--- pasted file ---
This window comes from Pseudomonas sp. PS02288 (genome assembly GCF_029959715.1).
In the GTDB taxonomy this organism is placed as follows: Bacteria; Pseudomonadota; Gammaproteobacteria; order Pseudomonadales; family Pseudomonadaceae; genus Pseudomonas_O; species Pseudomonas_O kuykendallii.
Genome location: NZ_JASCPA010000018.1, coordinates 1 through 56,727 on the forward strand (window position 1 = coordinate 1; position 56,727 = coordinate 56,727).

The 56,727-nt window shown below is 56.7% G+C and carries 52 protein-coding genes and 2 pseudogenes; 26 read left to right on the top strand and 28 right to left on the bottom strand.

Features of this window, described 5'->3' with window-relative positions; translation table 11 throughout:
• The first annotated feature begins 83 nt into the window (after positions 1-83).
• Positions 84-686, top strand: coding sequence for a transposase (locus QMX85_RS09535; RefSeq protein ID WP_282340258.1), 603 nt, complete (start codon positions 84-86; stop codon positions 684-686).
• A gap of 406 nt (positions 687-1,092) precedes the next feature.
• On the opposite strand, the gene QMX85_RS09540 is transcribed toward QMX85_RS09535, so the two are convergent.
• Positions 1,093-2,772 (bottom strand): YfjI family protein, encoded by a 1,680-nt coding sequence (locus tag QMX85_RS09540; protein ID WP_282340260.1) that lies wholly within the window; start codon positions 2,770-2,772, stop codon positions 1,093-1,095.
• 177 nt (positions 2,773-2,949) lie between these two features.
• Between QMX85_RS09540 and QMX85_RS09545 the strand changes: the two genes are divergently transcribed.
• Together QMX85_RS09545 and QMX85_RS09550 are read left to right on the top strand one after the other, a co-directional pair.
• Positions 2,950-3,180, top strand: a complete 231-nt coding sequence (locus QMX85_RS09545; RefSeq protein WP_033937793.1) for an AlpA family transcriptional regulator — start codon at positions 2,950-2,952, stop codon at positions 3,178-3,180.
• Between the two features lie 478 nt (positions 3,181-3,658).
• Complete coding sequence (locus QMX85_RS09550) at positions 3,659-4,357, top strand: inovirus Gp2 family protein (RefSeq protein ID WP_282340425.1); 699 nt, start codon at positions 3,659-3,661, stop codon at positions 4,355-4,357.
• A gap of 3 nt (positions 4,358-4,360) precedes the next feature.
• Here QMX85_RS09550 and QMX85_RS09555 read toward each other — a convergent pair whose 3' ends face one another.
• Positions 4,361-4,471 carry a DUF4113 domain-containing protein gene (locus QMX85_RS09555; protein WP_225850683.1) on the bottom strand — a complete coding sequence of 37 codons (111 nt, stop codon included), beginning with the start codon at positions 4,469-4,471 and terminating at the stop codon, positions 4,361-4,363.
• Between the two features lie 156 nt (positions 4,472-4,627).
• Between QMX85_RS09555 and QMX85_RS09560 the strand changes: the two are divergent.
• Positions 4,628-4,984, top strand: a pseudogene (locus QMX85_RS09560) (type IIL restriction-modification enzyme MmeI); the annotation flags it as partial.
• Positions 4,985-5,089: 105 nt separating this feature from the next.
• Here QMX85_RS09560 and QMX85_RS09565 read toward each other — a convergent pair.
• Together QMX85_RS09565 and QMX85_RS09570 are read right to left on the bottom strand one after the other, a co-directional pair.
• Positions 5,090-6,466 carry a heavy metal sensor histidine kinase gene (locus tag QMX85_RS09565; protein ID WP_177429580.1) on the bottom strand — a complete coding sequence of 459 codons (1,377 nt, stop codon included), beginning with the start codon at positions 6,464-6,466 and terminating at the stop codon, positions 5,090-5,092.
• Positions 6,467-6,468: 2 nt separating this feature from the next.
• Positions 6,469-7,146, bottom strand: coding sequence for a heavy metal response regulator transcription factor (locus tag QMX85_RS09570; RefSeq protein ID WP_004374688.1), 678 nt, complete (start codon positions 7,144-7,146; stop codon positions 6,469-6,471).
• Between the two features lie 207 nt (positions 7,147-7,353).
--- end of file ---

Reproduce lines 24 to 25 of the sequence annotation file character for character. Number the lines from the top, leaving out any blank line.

• Here QMX85_RS09560 and QMX85_RS09565 read toward each other — a convergent pair.
• Together QMX85_RS09565 and QMX85_RS09570 are read right to left on the bottom strand one after the other, a co-directional pair.